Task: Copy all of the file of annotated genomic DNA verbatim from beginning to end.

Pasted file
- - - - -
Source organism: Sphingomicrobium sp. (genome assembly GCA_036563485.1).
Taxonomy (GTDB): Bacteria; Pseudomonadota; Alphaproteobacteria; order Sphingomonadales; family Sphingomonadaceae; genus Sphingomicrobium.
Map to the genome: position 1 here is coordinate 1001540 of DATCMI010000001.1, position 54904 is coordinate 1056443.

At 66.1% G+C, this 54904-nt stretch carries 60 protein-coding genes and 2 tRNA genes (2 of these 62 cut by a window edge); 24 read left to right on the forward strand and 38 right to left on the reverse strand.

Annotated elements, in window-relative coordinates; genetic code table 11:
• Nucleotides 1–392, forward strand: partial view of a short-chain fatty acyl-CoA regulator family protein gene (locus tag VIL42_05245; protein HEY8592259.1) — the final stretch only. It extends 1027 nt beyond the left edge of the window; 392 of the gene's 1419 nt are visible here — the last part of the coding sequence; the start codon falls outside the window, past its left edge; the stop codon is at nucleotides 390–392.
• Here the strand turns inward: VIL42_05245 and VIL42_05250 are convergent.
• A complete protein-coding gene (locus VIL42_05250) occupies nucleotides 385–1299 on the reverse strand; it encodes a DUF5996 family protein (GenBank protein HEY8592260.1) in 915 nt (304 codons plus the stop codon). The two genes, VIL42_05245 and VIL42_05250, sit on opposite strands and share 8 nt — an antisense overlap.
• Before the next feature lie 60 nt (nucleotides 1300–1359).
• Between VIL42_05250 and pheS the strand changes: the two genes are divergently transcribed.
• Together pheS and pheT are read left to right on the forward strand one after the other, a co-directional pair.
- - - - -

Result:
Source organism: Sphingomicrobium sp. (genome assembly GCA_036563485.1).
Taxonomy (GTDB): Bacteria; Pseudomonadota; Alphaproteobacteria; order Sphingomonadales; family Sphingomonadaceae; genus Sphingomicrobium.
Map to the genome: position 1 here is coordinate 1001540 of DATCMI010000001.1, position 54904 is coordinate 1056443.

At 66.1% G+C, this 54904-nt stretch carries 60 protein-coding genes and 2 tRNA genes (2 of these 62 cut by a window edge); 24 read left to right on the forward strand and 38 right to left on the reverse strand.

Annotated elements, in window-relative coordinates; genetic code table 11:
• Nucleotides 1–392, forward strand: partial view of a short-chain fatty acyl-CoA regulator family protein gene (locus tag VIL42_05245; protein HEY8592259.1) — the final stretch only. It extends 1027 nt beyond the left edge of the window; 392 of the gene's 1419 nt are visible here — the last part of the coding sequence; the start codon falls outside the window, past its left edge; the stop codon is at nucleotides 390–392.
• Here the strand turns inward: VIL42_05245 and VIL42_05250 are convergent.
• A complete protein-coding gene (locus VIL42_05250) occupies nucleotides 385–1299 on the reverse strand; it encodes a DUF5996 family protein (GenBank protein HEY8592260.1) in 915 nt (304 codons plus the stop codon). The two genes, VIL42_05245 and VIL42_05250, sit on opposite strands and share 8 nt — an antisense overlap.
• Before the next feature lie 60 nt (nucleotides 1300–1359).
• Between VIL42_05250 and pheS the strand changes: the two genes are divergently transcribed.
• Together pheS and pheT are read left to right on the forward strand one after the other, a co-directional pair.